Omicron is on the march. Infecting thousands and impacting the economy. A timely reminder that two years on, the pandemic is far from over.
Each wave has posed different challenges and required a different response. Case numbers are no longer the primary concern. More Australians have contracted Covid in the past month than the previous two years combined.
Highly transmissible, but 75 per cent less severe than Delta, Omicron can still hit you hard from cold sweats and headaches to hospitalisation and death.
It’s no walk in the park. I know this from my own family’s experience, like so many others. But it’s not a time for panic or overreaction. Our response must be proportionate to the risk and focused on producing the best possible health and economic outcomes.
We entered this phase in a strong position with more than 92 per cent of those aged over 16, and 99 per cent over 70, double-vaccinated. Now, close to 300,000 vaccinations have been administered to 5-11-year-olds in just a matter of days.
There are more than 24 million mRNA boosters in stock, and more than 4.3 million have been administered. Our hospital system, while stretched, has had time to plan, putting in place a surge capacity to manage numbers, which see about 390 people in ICU and 130 on ventilators.
Vaccination remains a critical defence against the virus, with more than 50 per cent of the patients in ICU in NSW drawn from just 5 per cent of the NSW population who are unvaccinated.
While some medical experts have suggested that over the coming weeks daily infections might peak, this is unlikely to represent an immediate end to the economic disruption. A significant number of workers will need to continue to isolate.
Treasury analysis indicates 1.3 million workers, or 10 per cent of the workforce, could be absent over a seven-day period as we peak. In this scenario, just over half of those workers would have tested positive while the rest would be close contacts. This could increase by 740,000, or 5 per cent, if schools and childcare centres close. Such a high level of absenteeism is already putting enormous pressure on supply chains. Supermarket distribution centres are seeing a third or more of their staff absent, with similar numbers in abattoirs and trucking companies.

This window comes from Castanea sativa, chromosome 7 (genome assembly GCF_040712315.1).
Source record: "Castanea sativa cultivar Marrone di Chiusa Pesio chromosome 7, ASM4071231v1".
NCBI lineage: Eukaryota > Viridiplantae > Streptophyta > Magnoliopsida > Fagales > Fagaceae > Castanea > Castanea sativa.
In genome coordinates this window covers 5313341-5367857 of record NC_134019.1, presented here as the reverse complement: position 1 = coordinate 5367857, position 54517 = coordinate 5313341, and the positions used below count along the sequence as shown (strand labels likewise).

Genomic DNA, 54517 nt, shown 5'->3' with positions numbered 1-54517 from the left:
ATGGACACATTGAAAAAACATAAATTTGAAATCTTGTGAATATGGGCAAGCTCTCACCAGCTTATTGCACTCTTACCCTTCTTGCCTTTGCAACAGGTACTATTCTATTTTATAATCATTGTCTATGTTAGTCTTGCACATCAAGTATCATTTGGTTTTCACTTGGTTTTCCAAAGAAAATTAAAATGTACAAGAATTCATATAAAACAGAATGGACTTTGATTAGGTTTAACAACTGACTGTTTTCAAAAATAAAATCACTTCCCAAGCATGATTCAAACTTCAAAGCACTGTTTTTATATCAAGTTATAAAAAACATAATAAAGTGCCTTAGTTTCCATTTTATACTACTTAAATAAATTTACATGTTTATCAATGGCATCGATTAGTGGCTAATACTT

In response, governments, federal and state, are taking a number of actions. First, we are adjusting the isolation rules with respect to essential workers. Asymptomatic close contacts in the food supply chain are able to return to work immediately, with the list of essential workers being expanded by national cabinet to cover transport, freight, logistics, energy, resources, water and other areas.
It’s important to note that where people are sick and need to isolate, federal government economic support continues in the form of the pandemic leave payment of up to $750 a week.
Second, national cabinet will meet this week to finalise plans to keep schools open, including rules around mask wearing and rapid tests. The importance of this was powerfully put in an open letter by 35 of Australia’s top doctors, academics and community leaders, who wrote that face-to-face learning is “one of the highest policy priorities” and needs to be resumed to “limit the long-term adverse impact of the pandemic”.
Third, we are working through options to increase the available workforce, having just announced those on student visas are no longer limited to 20 hours of work per week.
Fourth, we are rolling out the vaccines for kids, and booster shots more broadly, in order to build resilience and enable the community to live as safely as possible with Covid-19.
Fifth, governments, federal and state, as well as the private sector, are working to secure more rapid antigen tests, with more than 200 million on order.
Commonwealth and state governments are partnered on a 50-50 basis to provide more than six million concession card holders with up to 10 tests over the quarter, and those who are symptomatic or close contacts can get a free RAT or PCR at a state clinic.
There is little doubt the rapid spread of Omicron is changing people’s behaviour and impacting confidence. After a very strong rebound in retail trade pre Christmas, spending has slowed in January. Many Australians have altered holiday plans, with airlines reporting high numbers of cancellations. But we have been here before and seen how resilient the economy is. Unemployment, at 4.6 per cent, is at about a 13-year low and job ads, even after coming back in recent weeks, remain more than 30 per cent higher than at the same time last year.
Monetary policy remains accommodative with interest rates low. Household and business balance sheets have accumulated $370bn that was not there at the start of the pandemic.
Just on two years ago, our nation was battling devastating bushfires and ongoing drought, and then Covid hit. There was no rule book and no certainty as to what lay ahead. But we came together, made plans and adapted as best we could. It wasn’t perfect, but it sees Australia very well placed compared with the rest of the world. Despite the challenges we face with Omicron, we have every reason to be optimistic about the future.
Published in The Australian